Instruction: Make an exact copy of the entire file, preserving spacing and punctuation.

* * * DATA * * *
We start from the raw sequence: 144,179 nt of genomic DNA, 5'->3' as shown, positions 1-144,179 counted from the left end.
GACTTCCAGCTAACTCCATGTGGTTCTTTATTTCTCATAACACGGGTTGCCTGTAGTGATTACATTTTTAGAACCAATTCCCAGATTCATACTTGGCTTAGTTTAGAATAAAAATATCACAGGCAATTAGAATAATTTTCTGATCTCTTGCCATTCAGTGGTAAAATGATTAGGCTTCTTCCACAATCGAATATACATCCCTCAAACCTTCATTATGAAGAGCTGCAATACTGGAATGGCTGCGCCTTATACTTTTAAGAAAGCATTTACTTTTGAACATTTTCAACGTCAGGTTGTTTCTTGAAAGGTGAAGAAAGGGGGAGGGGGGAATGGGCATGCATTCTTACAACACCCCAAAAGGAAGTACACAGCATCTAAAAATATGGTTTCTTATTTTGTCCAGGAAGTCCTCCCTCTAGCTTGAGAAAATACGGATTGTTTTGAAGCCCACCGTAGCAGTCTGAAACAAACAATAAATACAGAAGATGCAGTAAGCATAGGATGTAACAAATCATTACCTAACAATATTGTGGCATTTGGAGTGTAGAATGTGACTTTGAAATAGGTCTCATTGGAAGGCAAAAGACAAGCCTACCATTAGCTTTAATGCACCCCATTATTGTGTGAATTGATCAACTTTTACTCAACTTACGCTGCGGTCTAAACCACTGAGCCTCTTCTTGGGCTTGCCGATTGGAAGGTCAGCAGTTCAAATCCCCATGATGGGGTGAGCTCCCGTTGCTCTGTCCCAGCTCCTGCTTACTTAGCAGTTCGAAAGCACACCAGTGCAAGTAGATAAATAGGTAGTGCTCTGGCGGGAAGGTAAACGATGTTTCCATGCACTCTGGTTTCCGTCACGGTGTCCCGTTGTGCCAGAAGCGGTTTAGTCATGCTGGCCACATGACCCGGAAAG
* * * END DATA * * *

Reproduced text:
We start from the raw sequence: 144,179 nt of genomic DNA, 5'->3' as shown, positions 1-144,179 counted from the left end.
GACTTCCAGCTAACTCCATGTGGTTCTTTATTTCTCATAACACGGGTTGCCTGTAGTGATTACATTTTTAGAACCAATTCCCAGATTCATACTTGGCTTAGTTTAGAATAAAAATATCACAGGCAATTAGAATAATTTTCTGATCTCTTGCCATTCAGTGGTAAAATGATTAGGCTTCTTCCACAATCGAATATACATCCCTCAAACCTTCATTATGAAGAGCTGCAATACTGGAATGGCTGCGCCTTATACTTTTAAGAAAGCATTTACTTTTGAACATTTTCAACGTCAGGTTGTTTCTTGAAAGGTGAAGAAAGGGGGAGGGGGGAATGGGCATGCATTCTTACAACACCCCAAAAGGAAGTACACAGCATCTAAAAATATGGTTTCTTATTTTGTCCAGGAAGTCCTCCCTCTAGCTTGAGAAAATACGGATTGTTTTGAAGCCCACCGTAGCAGTCTGAAACAAACAATAAATACAGAAGATGCAGTAAGCATAGGATGTAACAAATCATTACCTAACAATATTGTGGCATTTGGAGTGTAGAATGTGACTTTGAAATAGGTCTCATTGGAAGGCAAAAGACAAGCCTACCATTAGCTTTAATGCACCCCATTATTGTGTGAATTGATCAACTTTTACTCAACTTACGCTGCGGTCTAAACCACTGAGCCTCTTCTTGGGCTTGCCGATTGGAAGGTCAGCAGTTCAAATCCCCATGATGGGGTGAGCTCCCGTTGCTCTGTCCCAGCTCCTGCTTACTTAGCAGTTCGAAAGCACACCAGTGCAAGTAGATAAATAGGTAGTGCTCTGGCGGGAAGGTAAACGATGTTTCCATGCACTCTGGTTTCCGTCACGGTGTCCCGTTGTGCCAGAAGCGGTTTAGTCATGCTGGCCACATGACCCGGAAAG